2008 Opel Insignia Overview
Much ado was made in July 2008, when Opel introduced its newest entry into the midsize sedan market, the 2008 Opel Insignia. This outrageously stylish sedan replaces the aging-but-venerable Vectra, and a large part of the hullaballoo concerns the fact that the Opel Insignia is slated to be branded in the U.S. as the next-generation Saturn Aura. The Aura is, of course, presently based, at least in part, on the Vectra design.
The five-passenger ’08 Opel Insignia is offered with an array of engine selections, two transmission choices, and the option of full-time front-wheel drive or adaptive all-wheel drive. Additionally, a wagon, the Insignia Sports Tourer, promising an even roomier cabin as well as a significant increase in cargo space, is due to join the midsize Insignia sedan before the end of the model year.
The ’08 Opel Insignia offers a plethora of engines that includes four gasoline and three turbodiesel options. Engine choices range from a 1.6-liter, 115-hp inline four-cylinder (I4) gasoline engine to a 256-hp, 2.8-liter turbocharged gas-powered V6 to a 2.0-liter I4 turbodiesel that puts out some 160 hp and nearly 250 lb-ft of torque. All these engines are available with either a six-speed manual or six-speed automatic transmission.
A completely reworked suspension for the ’08 Opel Insignia, built around GM’s highly regarded Epsilon II chassis, features the cutting-edge FlexRide design. This FlexRide technology allows drivers of the Insignia to select one of 11 different handling modes, depending on road conditions, traffic, terrain, etc. Over-the-top steering and braking systems, combined with Insignia’s super-adaptable FlexRide design, should be enough to make Japanese carmakers weep and German titans scramble to stay a step ahead.
The cabin of the 2008 Opel Insignia has been described as a marvel of design and workmanship, far more elegant, comfortable, and understated than that in many of Europe’s more luxurious – and more expensive – sedans. No cumbersome switches and unsightly levers, characteristic of most U.S. dashboards and instrument panels, clutter the ‘08 Insignia. Should the Insignia indeed be wedded with the Saturn Aura, the hope is that the Aura will retain at least a modicum of the Insignia’s interior and exterior Euro-elegance.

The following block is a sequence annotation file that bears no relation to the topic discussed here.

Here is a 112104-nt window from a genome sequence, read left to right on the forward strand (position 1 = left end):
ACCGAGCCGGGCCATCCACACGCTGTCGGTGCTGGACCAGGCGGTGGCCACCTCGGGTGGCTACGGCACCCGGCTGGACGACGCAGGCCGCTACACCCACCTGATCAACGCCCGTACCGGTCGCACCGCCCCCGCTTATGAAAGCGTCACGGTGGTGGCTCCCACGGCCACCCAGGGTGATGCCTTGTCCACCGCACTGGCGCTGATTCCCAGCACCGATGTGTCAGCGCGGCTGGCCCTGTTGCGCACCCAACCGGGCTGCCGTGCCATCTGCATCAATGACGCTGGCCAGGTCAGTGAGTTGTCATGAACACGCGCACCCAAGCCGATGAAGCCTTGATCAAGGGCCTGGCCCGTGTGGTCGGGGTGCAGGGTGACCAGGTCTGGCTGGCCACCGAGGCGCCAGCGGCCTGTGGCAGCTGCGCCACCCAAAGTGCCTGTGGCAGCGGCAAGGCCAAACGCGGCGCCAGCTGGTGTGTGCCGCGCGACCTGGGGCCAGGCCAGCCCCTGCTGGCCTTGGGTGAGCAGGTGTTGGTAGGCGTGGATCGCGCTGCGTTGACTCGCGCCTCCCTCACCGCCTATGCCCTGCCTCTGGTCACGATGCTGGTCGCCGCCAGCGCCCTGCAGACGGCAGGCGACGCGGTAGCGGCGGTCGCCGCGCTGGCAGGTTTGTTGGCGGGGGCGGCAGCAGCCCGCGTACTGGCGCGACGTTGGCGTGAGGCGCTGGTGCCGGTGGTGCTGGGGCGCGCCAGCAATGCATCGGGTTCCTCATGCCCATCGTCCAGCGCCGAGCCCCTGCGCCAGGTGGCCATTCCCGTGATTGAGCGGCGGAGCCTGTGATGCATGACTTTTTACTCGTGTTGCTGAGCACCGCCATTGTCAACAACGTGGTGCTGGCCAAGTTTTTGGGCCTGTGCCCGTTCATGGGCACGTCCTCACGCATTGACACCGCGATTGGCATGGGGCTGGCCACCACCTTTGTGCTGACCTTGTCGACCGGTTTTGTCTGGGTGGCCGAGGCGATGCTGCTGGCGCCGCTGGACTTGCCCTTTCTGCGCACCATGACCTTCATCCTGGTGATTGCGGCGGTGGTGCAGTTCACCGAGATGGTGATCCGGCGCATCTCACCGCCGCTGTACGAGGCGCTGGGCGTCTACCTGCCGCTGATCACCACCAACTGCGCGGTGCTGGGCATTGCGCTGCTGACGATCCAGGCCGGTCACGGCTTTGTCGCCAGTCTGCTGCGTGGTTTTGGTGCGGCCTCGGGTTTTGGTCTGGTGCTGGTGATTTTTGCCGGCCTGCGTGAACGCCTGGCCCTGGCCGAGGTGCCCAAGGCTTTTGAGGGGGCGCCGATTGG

Along with Bluetooth hands-free communications technology, a new music-streaming system, and a forward-looking camera system that’s designed to warn drivers of speed limits and lane drift, the ’08 Opel insignia offers simulated wood and chrome accents, steering-wheel-mounted cruise and audio controls, and an electronic climate control system with charcoal cabin filtering.
Standard safety features for the ’08 Opel Insignia include four-wheel ABS, front side-mounted airbags and full-length side curtain airbags, with the option of rear-passenger side airbags, double pre-tensioning seat belts, adaptive headlights, four-way active headrests, and front-fascia pedestrian protection systems.
Have Laptop. Will Travel. I'm retired and travelling the country in a 34' motor home. I'm really digging meeting people . . and sometimes their cars . . . getting a sense of what makes this nation tick. The plan is to visit all the national parks in the continental US, then cruise to Alaska to visit Denali, and to Hawaii to check out Haleakala and the Hawaii Volcano's national parks. Anyhow, when I'm not horsing the motor home around the roadways, I'm tooting around in the 2012 Ford Focus that we tow behind, or making runs to Home Depot and various malls with the 2004 F-150 that just won't die.
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